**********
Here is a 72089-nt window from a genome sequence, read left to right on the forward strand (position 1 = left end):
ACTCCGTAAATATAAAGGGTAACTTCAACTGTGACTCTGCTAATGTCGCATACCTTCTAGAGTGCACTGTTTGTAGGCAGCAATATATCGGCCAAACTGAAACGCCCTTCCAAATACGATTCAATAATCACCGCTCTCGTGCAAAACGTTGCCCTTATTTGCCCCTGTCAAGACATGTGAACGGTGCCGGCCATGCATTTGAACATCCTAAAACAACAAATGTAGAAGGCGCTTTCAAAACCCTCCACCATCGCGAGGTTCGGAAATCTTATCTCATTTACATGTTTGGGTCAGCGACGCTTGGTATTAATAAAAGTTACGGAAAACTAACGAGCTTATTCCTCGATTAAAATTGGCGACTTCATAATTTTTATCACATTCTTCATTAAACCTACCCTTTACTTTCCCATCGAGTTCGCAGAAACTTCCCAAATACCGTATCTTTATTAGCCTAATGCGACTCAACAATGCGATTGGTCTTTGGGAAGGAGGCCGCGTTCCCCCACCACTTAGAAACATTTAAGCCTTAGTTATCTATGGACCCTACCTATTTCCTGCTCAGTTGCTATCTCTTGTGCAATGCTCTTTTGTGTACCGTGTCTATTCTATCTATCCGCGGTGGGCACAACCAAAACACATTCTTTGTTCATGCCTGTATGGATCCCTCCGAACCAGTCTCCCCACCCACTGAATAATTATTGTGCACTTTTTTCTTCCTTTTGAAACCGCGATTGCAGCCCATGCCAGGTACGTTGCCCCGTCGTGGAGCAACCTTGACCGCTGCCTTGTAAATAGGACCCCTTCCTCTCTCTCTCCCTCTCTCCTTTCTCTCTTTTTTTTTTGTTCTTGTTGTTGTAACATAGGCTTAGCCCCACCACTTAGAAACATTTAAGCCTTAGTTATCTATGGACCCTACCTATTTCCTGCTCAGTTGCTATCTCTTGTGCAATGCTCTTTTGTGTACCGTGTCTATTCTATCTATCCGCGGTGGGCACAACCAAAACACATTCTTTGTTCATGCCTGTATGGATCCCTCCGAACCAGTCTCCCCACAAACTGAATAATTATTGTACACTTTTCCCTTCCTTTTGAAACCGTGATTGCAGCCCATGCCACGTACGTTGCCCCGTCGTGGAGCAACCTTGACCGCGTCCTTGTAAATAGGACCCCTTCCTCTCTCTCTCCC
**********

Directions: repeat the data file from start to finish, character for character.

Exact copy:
Here is a 72089-nt window from a genome sequence, read left to right on the forward strand (position 1 = left end):
ACTCCGTAAATATAAAGGGTAACTTCAACTGTGACTCTGCTAATGTCGCATACCTTCTAGAGTGCACTGTTTGTAGGCAGCAATATATCGGCCAAACTGAAACGCCCTTCCAAATACGATTCAATAATCACCGCTCTCGTGCAAAACGTTGCCCTTATTTGCCCCTGTCAAGACATGTGAACGGTGCCGGCCATGCATTTGAACATCCTAAAACAACAAATGTAGAAGGCGCTTTCAAAACCCTCCACCATCGCGAGGTTCGGAAATCTTATCTCATTTACATGTTTGGGTCAGCGACGCTTGGTATTAATAAAAGTTACGGAAAACTAACGAGCTTATTCCTCGATTAAAATTGGCGACTTCATAATTTTTATCACATTCTTCATTAAACCTACCCTTTACTTTCCCATCGAGTTCGCAGAAACTTCCCAAATACCGTATCTTTATTAGCCTAATGCGACTCAACAATGCGATTGGTCTTTGGGAAGGAGGCCGCGTTCCCCCACCACTTAGAAACATTTAAGCCTTAGTTATCTATGGACCCTACCTATTTCCTGCTCAGTTGCTATCTCTTGTGCAATGCTCTTTTGTGTACCGTGTCTATTCTATCTATCCGCGGTGGGCACAACCAAAACACATTCTTTGTTCATGCCTGTATGGATCCCTCCGAACCAGTCTCCCCACCCACTGAATAATTATTGTGCACTTTTTTCTTCCTTTTGAAACCGCGATTGCAGCCCATGCCAGGTACGTTGCCCCGTCGTGGAGCAACCTTGACCGCTGCCTTGTAAATAGGACCCCTTCCTCTCTCTCTCCCTCTCTCCTTTCTCTCTTTTTTTTTTGTTCTTGTTGTTGTAACATAGGCTTAGCCCCACCACTTAGAAACATTTAAGCCTTAGTTATCTATGGACCCTACCTATTTCCTGCTCAGTTGCTATCTCTTGTGCAATGCTCTTTTGTGTACCGTGTCTATTCTATCTATCCGCGGTGGGCACAACCAAAACACATTCTTTGTTCATGCCTGTATGGATCCCTCCGAACCAGTCTCCCCACAAACTGAATAATTATTGTACACTTTTCCCTTCCTTTTGAAACCGTGATTGCAGCCCATGCCACGTACGTTGCCCCGTCGTGGAGCAACCTTGACCGCGTCCTTGTAAATAGGACCCCTTCCTCTCTCTCTCCC